Kathy Willens, Associated Press
President Barack Obama faced some tough questions on Sunday in an interview with Fox News’ Bill O’Reilly, as reported by Politico. The president dismissed much of the criticism of him that O’Reilly pointed out and blamed the Fox News channel as the source of such disapproval.
“These kinds of things keep on surfacing in part because you and your TV station will promote them,” Obama told O’Reilly.
According to the Washington Post’s Erik Wemple, O’Reilly “aced” Obama in the pre-game interview. O’Reilly questioned him on an array of topics including Benghazi, the IRS scandal and the Healthcare.gov rollout. Wemple wrote that Obama never really answered any of the topics O'Reilly brought up.
The president prattled around, not really answering any of the questions O’Reilly had for him, according to Adrienne Ross of Breitbart. Although O’Reilly attempted to walk the thin line of asking tough questions and respecting the office of the presidency, the president looked tense and uncomfortable, preferring to blame Fox News rather than answer the questions.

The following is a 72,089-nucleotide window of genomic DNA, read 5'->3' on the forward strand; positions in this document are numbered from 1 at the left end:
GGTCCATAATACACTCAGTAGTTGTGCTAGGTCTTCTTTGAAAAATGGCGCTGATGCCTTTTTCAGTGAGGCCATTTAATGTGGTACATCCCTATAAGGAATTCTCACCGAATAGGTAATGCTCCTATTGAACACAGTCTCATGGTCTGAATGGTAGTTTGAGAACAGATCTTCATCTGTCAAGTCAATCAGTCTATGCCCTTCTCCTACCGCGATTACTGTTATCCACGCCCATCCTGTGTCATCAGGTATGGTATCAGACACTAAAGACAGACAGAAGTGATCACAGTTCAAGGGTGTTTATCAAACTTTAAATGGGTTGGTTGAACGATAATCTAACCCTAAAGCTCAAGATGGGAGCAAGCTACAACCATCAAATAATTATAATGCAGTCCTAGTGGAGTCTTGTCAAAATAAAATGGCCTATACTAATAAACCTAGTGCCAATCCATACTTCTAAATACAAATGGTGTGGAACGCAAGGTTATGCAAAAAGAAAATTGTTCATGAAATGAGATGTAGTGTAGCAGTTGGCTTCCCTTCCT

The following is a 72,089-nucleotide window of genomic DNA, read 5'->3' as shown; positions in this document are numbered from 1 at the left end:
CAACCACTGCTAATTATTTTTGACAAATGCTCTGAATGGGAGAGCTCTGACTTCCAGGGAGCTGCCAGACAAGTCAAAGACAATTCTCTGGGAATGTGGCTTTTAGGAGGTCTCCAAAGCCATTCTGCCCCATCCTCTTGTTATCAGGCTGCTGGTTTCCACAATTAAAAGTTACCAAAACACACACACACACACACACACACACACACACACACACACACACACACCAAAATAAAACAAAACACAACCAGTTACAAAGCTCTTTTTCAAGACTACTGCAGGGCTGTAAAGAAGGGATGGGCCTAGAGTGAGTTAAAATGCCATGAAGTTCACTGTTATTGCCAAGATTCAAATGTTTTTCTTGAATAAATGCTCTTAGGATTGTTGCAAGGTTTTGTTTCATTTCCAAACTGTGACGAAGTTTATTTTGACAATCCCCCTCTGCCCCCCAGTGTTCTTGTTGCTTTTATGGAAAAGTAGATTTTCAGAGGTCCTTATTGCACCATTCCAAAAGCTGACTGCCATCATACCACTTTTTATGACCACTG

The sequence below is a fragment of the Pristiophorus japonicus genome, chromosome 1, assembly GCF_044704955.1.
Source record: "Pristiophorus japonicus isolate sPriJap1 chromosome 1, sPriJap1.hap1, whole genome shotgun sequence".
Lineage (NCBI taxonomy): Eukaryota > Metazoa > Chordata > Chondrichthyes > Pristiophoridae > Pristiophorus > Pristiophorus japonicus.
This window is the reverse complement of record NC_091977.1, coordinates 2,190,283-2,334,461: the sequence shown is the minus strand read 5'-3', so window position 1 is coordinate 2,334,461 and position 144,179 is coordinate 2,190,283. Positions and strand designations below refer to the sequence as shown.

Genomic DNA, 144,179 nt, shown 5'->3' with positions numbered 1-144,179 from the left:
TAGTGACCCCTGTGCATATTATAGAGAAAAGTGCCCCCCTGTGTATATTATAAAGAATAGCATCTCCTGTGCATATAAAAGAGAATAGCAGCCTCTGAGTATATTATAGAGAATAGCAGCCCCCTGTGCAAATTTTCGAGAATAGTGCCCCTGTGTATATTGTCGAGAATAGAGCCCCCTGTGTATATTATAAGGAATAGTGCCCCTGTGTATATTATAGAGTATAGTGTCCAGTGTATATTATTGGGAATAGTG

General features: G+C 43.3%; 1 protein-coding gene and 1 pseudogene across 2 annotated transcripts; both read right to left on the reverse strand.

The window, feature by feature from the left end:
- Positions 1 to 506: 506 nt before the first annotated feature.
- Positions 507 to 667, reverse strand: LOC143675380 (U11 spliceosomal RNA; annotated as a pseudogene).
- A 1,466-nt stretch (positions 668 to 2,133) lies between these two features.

“No doubt accustomed to more softball questions from the media, Obama seemed perturbed at times by O'Reilly's queries, and he blamed Bill and Fox News for the distrust Americans have for him — odd since he could have taken advantage of this opportunity to clarify his positions by actually answering the questions,” wrote Ross. “He chose, instead, to deflect.”
On the issue of the IRS targeting tea party affiliated 501(c)4 groups, the president “doubled down” on his denial of any corruption, according to the Daily Caller's Brendan Bordelon. Obama told O’Reilly that there was “not even a smidgen of corruption.”
Bordelon wrote that the president “dismissed all the outrage over a simple ‘list’ made by IRS bureaucrats to make their jobs easier.”
On a different note, according to Michael Tomasky of The Daily Beast, the interview was a non-event. “It was mostly like both of them were actors playing ‘Barack Obama’ and ‘Bill O’Reilly.’ Going through the motions,” Tomasky wrote.
Tomasky also specualted why all the questions were about the past and nothing about the future. There were no questions concerning the “debt ceiling, nothing about ‘hard left’ economic populism nothing about the United States selling out its prestige and position to Iran.”
It will be interesting to see if the interview does anything for Obama, concerning these serious issues that have overwhelmed his presidency, or if it will influence the way in which people view the president.
Erik Raymond is experienced in national and international politics. He relocated from the Middle East where he was working on his second novel. He produces content for DeseretNews.com. You can reach him at:
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